U.S. Consumers Misjudge Benefits of Canned Foods
October 25, 2011
PITTSBURGH—Results of a new survey conducted on behalf of the Canned Food Alliance (CFA) reveals U.S. consumers underestimate the benefits of canned foods. Nearly 40% of consumers surveyed said they think canned foods are less nutritious than frozen, and nearly 60% of those survey said they are not as nutritious as fresh foods.
According to the survey, while the majority (84%) of Americans prepare or eat meals made with canned foods at least a couple times a month and 34% rely on them at least three times a week, many consumers do not appreciate all of the benefits canned foods offer.
“The perception that food packaged in cans is different and less nutritious than fresh and frozen varieties is inaccurate," said Rich Tavoletti, CFA executive director. “The fact is canned foods deliver affordable, accessible and convenient nutrition, helping American families prepare and enjoy nutritious meals that taste great."
Other key findings include:
- 46% of Americans surveyed realize canned foods count toward USDA’s dietary recommendation goals even though canned foods, including fruits, vegetables, beans, meat and seafood, are among the recommended ways consumers can ensure they are getting a proper balance of nutrients.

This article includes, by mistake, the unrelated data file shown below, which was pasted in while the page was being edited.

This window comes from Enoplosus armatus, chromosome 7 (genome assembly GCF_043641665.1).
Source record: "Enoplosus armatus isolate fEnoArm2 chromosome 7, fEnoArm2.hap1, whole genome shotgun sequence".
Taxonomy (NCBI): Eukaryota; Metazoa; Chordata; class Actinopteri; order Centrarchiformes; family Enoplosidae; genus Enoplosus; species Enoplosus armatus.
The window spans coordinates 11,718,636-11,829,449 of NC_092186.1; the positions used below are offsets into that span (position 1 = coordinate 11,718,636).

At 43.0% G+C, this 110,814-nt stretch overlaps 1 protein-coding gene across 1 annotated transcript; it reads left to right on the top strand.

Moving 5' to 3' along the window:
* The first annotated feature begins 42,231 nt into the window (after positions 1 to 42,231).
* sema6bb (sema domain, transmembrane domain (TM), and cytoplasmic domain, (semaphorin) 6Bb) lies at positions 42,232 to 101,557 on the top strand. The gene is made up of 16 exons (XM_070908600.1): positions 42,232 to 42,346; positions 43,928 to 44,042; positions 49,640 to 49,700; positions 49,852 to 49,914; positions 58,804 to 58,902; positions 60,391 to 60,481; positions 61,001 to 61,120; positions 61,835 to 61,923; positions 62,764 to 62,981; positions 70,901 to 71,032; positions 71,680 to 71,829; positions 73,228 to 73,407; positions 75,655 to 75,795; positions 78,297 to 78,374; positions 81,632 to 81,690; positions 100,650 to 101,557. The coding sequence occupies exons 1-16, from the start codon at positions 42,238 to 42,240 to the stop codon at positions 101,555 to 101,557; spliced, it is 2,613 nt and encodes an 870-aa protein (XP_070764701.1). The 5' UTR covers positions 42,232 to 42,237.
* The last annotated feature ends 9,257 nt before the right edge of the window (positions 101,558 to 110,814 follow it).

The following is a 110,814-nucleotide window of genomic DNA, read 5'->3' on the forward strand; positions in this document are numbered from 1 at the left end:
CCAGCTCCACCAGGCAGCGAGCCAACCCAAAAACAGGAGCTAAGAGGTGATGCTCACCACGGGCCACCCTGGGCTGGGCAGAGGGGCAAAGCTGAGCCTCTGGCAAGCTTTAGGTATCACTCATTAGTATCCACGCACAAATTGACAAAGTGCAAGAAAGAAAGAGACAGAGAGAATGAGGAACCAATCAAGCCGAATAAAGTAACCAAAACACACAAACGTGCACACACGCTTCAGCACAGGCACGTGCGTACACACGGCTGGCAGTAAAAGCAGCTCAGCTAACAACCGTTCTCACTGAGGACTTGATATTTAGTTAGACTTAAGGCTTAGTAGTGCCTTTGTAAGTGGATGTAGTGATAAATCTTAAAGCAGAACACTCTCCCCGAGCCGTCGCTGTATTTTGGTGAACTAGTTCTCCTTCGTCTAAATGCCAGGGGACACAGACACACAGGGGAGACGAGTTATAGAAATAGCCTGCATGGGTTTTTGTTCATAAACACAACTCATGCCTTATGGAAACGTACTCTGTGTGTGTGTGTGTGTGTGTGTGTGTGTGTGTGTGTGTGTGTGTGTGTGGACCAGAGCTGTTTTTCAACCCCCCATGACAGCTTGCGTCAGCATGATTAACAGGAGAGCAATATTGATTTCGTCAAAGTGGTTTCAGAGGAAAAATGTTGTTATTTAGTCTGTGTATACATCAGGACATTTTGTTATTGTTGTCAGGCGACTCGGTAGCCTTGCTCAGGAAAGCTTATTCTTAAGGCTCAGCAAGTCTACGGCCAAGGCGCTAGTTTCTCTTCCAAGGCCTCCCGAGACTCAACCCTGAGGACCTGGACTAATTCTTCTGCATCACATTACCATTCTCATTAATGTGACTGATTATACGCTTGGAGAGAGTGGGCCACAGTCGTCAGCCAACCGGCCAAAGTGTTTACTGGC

- 57% of Americans disagree that canned food is as nutritious a fresh and more than one-third (37 percent) disagree that canned food is as nutritious as frozen.
- 55% of those surveyed know that canned foods can be low in sodium, despite the multitude of no salt, low sodium and reduced sodium options available on grocery shelves. Recent research involving canned beans demonstrates that rinsing and draining can reduce sodium levels per serving by 41%, and draining alone results in a 36% decrease.
- Only 51% of those surveyed realize the steel food can is one of the safest forms of food packaging available.
“The canned food industry is dedicated to helping American consumers, government agencies and schools serve up nutritious meals that are affordable and easy to prepare," Tavoletti said. “The CFA believes that all forms of foods—canned, fresh, frozen and dried—can and should have a place on America's tables and in school lunchrooms."
In addition to its consumer education efforts promoting ways canned foods can help Americans meet their dietary guidelines goals, the CFA works with dietitians, educators, policymakers and other influencers to ensure that the many benefits of canned foods are understood.